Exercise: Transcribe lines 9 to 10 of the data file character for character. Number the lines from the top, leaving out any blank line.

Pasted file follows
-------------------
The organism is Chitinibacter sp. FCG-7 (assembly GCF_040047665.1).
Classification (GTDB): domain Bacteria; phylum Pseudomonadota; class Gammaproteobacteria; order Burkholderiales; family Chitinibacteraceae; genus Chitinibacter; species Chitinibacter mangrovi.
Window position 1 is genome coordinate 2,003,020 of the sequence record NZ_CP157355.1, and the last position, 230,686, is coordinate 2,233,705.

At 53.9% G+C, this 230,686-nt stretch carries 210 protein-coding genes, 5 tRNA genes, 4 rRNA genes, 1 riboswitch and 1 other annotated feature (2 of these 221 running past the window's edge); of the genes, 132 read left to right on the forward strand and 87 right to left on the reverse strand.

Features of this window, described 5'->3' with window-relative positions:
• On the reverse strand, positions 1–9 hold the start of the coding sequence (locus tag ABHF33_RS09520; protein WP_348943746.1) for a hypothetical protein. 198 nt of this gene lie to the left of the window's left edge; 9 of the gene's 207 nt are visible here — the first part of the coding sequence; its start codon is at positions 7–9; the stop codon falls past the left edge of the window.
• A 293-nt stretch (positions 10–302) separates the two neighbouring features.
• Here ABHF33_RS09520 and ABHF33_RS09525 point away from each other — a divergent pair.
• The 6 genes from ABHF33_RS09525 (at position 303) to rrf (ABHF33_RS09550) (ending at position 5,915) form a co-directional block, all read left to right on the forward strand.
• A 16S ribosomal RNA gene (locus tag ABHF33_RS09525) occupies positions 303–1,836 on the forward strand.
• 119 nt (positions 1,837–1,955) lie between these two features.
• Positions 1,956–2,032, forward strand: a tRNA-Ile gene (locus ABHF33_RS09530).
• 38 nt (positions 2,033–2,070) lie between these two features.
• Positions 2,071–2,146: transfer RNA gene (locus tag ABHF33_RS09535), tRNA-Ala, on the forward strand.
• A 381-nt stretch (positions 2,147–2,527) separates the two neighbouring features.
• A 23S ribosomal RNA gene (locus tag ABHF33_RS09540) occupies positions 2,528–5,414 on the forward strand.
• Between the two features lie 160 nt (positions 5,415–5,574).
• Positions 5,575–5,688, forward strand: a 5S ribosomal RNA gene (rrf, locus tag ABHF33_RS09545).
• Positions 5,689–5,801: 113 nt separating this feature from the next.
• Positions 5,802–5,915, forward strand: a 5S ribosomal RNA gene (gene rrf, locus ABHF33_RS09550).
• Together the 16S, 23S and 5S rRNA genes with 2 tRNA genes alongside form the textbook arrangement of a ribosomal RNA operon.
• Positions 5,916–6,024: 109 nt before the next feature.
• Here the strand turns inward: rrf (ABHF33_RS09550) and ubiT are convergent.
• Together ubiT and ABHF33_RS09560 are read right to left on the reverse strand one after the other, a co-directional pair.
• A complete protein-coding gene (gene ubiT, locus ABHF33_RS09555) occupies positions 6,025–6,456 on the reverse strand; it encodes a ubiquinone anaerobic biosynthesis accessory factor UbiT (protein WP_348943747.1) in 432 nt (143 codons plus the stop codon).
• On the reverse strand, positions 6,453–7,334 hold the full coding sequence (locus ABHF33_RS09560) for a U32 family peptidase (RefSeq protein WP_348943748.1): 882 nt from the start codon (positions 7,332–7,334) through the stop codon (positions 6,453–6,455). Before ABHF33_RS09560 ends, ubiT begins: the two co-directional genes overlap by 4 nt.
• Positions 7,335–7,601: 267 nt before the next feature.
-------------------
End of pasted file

• The 6 genes from ABHF33_RS09525 (at position 303) to rrf (ABHF33_RS09550) (ending at position 5,915) form a co-directional block, all read left to right on the forward strand.
• A 16S ribosomal RNA gene (locus tag ABHF33_RS09525) occupies positions 303–1,836 on the forward strand.